Careful planning and a willingness to adapt help ensure that your key suppliers stay with you when you’re implementing a new tech system
Implementing a new tech solution can be like a voyage into a new world. There is the promise of efficiency, the draw of increased margin, and the assurance of better working relationships. But much like a voyage, reaping the benefits of process automation in procurement means that all parties must be fully on board – including suppliers.
Implementation is a complex process in itself, with many important steps to take before the new system is in place. Even if companies implement the best available solutions for their processes, their biggest obstacle is often the resistance of their suppliers to implement the new cloud system.
Visibility is important to any journey. When it comes to supply-chain collaboration, companies don’t just need a supplier or vendor, they need a trusted partner to accompany them. But how? Here are three steps to help you make sure your suppliers are on board with you on your voyage to new tech.
1. Get organised and build a strong message
You know your destination, but does your entire crew? The success of your implementation will depend on how well you communicate the changes – and proper expectations – to your suppliers.
When building your case, you’ll need to consider which suppliers you want to get on board. Don’t overwhelm your resources, have a manageable list of targeted suppliers and ensure that all of your supplier contact information is up to date. While this process can be time-consuming, it’s crucial that you begin with an updated supplier database to ensure efficient and effective communication.
Once you have your crew accounted for, create a detailed communications plan that includes messaging before, during and after the implementation of your new cloud system. Your messages should build a sense of urgency and excitement about the implementation, as you’ll want suppliers to get on board in a timely fashion to not cause any delays.
Sharing the value proposition will help encourage suppliers to actively participate in the onboarding process. Catering your communication to each specific population, you should focus on answering a few key questions:
- What’s in it for them?
- Which option is right for their organisation?
- What steps do they need to take right now?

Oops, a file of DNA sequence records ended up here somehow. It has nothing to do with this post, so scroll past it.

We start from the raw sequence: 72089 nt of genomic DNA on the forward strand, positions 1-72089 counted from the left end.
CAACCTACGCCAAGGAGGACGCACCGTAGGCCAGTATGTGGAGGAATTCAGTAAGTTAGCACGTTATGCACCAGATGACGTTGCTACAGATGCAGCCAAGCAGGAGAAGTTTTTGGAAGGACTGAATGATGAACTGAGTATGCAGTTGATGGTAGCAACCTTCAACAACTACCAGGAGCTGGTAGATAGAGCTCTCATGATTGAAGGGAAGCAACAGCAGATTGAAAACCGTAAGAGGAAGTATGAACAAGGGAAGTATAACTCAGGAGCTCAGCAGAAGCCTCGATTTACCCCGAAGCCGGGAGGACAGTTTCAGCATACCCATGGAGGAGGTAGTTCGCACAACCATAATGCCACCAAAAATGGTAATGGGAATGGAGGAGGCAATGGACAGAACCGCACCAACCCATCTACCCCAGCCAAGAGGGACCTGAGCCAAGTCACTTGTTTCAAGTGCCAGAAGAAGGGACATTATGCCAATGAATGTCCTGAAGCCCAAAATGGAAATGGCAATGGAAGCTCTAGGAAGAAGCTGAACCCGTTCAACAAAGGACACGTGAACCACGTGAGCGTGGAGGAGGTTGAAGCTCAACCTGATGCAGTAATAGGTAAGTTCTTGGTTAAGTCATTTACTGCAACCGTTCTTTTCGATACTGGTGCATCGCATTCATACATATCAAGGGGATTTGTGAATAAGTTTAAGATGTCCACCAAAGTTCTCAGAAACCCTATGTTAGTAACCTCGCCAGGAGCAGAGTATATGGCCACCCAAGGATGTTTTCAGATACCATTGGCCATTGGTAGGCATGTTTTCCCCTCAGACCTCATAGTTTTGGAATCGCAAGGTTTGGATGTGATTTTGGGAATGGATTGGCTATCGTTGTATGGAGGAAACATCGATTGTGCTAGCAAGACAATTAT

Build a supplier-facing portal where suppliers can get their questions answered quickly. Realize that no matter the incentive to your suppliers, building a united front may mean burning some bridges – you can’t start your campaign with offering a contingency plan for those that don’t adopt. Enforce the mandate and don’t look back.
2. Take the helm…but first, delegate
One of the most common pitfalls in supplier onboarding is when a client takes on too much or do not properly define roles and responsibilities. Not only is this bad optics for your project, but it discourages suppliers, making it more difficult to achieve your enablement goals.
Once you have a clear communications plan in place, it’s necessary that you determine who is responsible for what during your voyage. Have a defined escalation process with clear roles and responsibilities. Make sure buyers and category managers are on board with your plan and create a step-by-step process defining who will do what when a supplier declines to enroll.
This will hold all parties accountable, including your suppliers, and avoid unwelcome surprises or project launch delays.
3. Remain consistent, realistic, and optimistic
Once the voyage to the tech new world has started and implementation is underway, make sure you monitor progress.
Stay consistent in your message but be open to the fact that some supplier populations may need more time and support than others – or may not reach your destination at all. Offer incentives along the way to increase the perceived value of your system and encourage higher rates of adoption.
Keep in mind that when implementation ends, the process is not necessarily over. To continue to ensure that suppliers are being added to the platform, you’ll need to develop a long-term plan and dedicate resources to manage the solution after it’s implemented. Perhaps consider making the roles you have defined or the standard procedures you have created permanent. Individuals that are responsible for enablement will be able to look at data regularly to identify changes in volume, follow-up with suppliers, and make adjustments as needed.
With these strategies in place, you can embark on your procurement tech voyage ensuring that you and your crew stay the course to success – and can reap the benefits promised at your destination.
Did you know that Matt has teamed up with Procurious to launch ‘Major Tech Fails’ – a series looking at everything from implementations to getting buy-in. Register here